Royce Da 5'9" - Street Hop

One would be inclined to mention how I should probably not be reviewing an album on the 13th if it does not release until the 20th.
One should also realize that these leaks have been Royce's albatross throughout his career, which has come in coincidence with the advent of the internets.
One should ALSO realize that I, as a Royce Stan, plan to buy the damned album anyway, based solely on the body of his previous work, my respect for his grind and especially the Slaughterhouse album.

I won't get into the specifics of where this particular leak came from, but comparing the track listings I have found on the internets to what I have, this is a proper leak and not some cheapass bootleg "street album" full of track-by-track leaked songs from mixtapes, though 3 of the songs have been heard on the internets before.

With that out of the way, let's talk about the album, shall we?

  1. Gun Harmonizing (feat. Crooked I)
    I do like this beat, and Royce starts off this album rhyming his ASS off, though the scatting with the gun sounds is annoying and always has been. I like this beat a lot too, the samples are well-placed. Also, I have a confession to make... Prior to the Slaughterhouse work, I never knew or even gave a fuck who Crooked I was. Now, I begin to feel a bit mad with myself for not knowing.

  2. Count for Nothing
    Okay, the Chuck D Sample originally used on Ten Crack Commandments is wearing thin 12 years later. It is well-used by Royce compared to others who may have, but this song is still not what he is capable of. He seems to be punching his lines with little regard for song structure.
    I don't think I like this song as much now... Wait, the "Shonuff, I'm glowin' like Taimak" line got a chuckle outta me. I guess this is okay. Not bad, not GREAT, but good. Could be better. The utter disrespect for those I dislike (OJ Da Juiceman, Soulja Boy) in the one-liners saved this from being a shitty song.

  3. Soldier (feat. Kid Vishis)
    Phun Phlip Phact: Kid Vishis is Royce's little brother, and is usually somewhere around his projects... I am thankful that he was nowhere near the Slaughterhouse album and that his involvement in this is out of the way early in the presentation.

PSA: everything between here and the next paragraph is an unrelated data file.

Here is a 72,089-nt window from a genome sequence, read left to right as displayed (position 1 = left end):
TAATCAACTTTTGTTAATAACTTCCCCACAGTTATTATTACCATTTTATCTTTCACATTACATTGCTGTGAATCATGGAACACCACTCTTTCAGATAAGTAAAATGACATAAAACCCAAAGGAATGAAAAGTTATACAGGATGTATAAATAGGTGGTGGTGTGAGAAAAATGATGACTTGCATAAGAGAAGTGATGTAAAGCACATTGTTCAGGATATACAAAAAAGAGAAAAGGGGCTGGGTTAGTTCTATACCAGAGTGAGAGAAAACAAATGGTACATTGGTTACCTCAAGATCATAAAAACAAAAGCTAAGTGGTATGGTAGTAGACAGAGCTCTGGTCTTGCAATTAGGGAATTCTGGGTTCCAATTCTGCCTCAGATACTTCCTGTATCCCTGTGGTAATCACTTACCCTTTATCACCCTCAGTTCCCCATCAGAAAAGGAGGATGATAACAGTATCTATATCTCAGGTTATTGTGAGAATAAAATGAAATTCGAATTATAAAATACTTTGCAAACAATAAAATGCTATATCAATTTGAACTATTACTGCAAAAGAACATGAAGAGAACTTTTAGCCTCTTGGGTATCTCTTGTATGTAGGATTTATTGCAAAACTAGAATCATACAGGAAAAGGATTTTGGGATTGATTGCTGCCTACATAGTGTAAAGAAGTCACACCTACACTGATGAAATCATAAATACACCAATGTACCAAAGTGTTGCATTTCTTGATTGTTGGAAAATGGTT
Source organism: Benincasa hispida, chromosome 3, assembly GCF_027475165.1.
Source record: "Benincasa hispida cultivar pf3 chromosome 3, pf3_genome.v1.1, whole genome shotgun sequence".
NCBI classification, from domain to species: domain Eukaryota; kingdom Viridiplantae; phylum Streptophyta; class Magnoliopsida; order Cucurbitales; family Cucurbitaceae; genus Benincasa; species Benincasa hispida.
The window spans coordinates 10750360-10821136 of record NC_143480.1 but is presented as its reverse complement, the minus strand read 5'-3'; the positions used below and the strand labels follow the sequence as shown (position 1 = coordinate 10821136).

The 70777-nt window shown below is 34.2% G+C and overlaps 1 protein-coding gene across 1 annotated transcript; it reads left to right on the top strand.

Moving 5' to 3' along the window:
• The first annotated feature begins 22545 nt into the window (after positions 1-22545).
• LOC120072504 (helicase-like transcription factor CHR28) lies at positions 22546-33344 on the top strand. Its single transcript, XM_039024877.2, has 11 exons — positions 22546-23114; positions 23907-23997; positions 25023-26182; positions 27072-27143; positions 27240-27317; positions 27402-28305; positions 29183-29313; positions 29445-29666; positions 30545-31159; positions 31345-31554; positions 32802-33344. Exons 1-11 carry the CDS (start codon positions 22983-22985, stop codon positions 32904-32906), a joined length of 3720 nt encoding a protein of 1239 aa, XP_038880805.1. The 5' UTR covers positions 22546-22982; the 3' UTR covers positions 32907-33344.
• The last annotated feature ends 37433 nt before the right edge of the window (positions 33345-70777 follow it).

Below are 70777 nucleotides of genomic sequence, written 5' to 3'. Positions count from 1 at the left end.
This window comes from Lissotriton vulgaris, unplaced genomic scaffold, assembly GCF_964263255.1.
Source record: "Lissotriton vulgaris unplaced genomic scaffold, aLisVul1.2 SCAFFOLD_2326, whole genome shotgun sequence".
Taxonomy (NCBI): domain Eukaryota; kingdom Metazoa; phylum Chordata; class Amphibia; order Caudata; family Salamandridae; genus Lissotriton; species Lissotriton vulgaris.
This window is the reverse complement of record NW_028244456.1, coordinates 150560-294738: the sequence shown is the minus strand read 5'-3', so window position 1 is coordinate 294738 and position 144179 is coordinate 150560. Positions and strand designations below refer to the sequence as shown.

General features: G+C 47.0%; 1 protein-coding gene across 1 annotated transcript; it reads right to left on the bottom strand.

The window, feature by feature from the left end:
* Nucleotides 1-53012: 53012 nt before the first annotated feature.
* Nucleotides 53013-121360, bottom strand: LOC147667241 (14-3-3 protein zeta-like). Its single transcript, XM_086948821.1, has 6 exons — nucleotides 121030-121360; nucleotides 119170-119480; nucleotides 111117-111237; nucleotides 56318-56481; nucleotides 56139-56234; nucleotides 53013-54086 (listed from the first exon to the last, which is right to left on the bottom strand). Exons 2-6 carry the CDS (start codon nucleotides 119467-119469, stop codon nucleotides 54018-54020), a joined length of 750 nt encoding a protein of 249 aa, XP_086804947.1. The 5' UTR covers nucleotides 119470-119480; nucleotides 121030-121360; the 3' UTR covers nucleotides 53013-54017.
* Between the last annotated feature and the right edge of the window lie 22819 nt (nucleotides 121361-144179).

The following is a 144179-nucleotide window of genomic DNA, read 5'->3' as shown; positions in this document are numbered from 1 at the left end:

Okay, starting the first verse, getting 3 bars in and "nah, bringitback" then starting over is one of those things that I LOVE when employed on a song. This song was good until we got to the hook, which is not so great. He works the HELL out of this beat and Vishis does not ruin it for a change.

  4. Something 2 Ride 2 (feat. Phonte of Little Brother)
    Dammit, Ryan Montgomery, you tricked me! I was in the car this morning looking forward to THIS song, speaking from the mind of an NC resident who grew up like 2 miles from Phonte...
    I never got that Phonte verse, though. See, we have "Phonte of Foreign Exchange" here instead of "Phonte of Little Brother" and it took me until the damned song was almost over to realize that.
    All in all, though, this was not a bad song. It could have been worse, we COULD have gotten Percy Miracles on this one, so I will be thankful for the small victory in the face that I would sacrifice your mother to hear Phonte Coleman RAP over a Premier beat, though this doesn't much FEEL like a Premier beat. Not filthy enough, drums aren't huge as we're used to.

  5. Dinner Time (feat. Busta Rhymes)
    This is not a bad look from Busta, who seems to not much care about rapping these days, even though that is pretty much still the only thing he's doing. Okay, these drums, horns and guitars are ENORMOUS!!! Royce is rhyming angry-like. I like how he beats on each line in each bar and falls to a pause. Busta gets a verse and feeds it just back, SAME style. I miss this Busta Rhymes, someone get Trevor Smith a message that we want him to come back to us! I like this song.

  6. Far Away
    Here we go with the fucking smooth R&B beats and shit... WHAT THE FUCK, IS THAT AUTOUNE?!!? Oh wait, he was just playing. I will start this song over and try this shit again, I was a LITTLE scared for a moment there. He is playing with the autotune thing, and it is so obviously a joke, and is actually kinda funny when explained that it is. The beat is still a bit cheapy to me, but he IS rhyming well kinda well, but not extraordinarily. Good song, if only for the in-joke, but probably won't hold value very well.

  7. The Warriors (feat. Slaughterhouse)
    Okay, I was talking to a friend just last week about how THIS song should have been on the Slaughterhouse album. If it had been, it would have been one of the best songs ON the album, and that says a lot. As I listened to it on my way to work this morning, though, I noticed something. Royce had the hardest verse on the song "Lord have mercy, we here to destroy EVERYTHING/you n***as is butter in front of a fucking machete swing. Motherfucker I'm fly, I ain't no scary goon/try me and I guarantee you I'ma see you very soon..."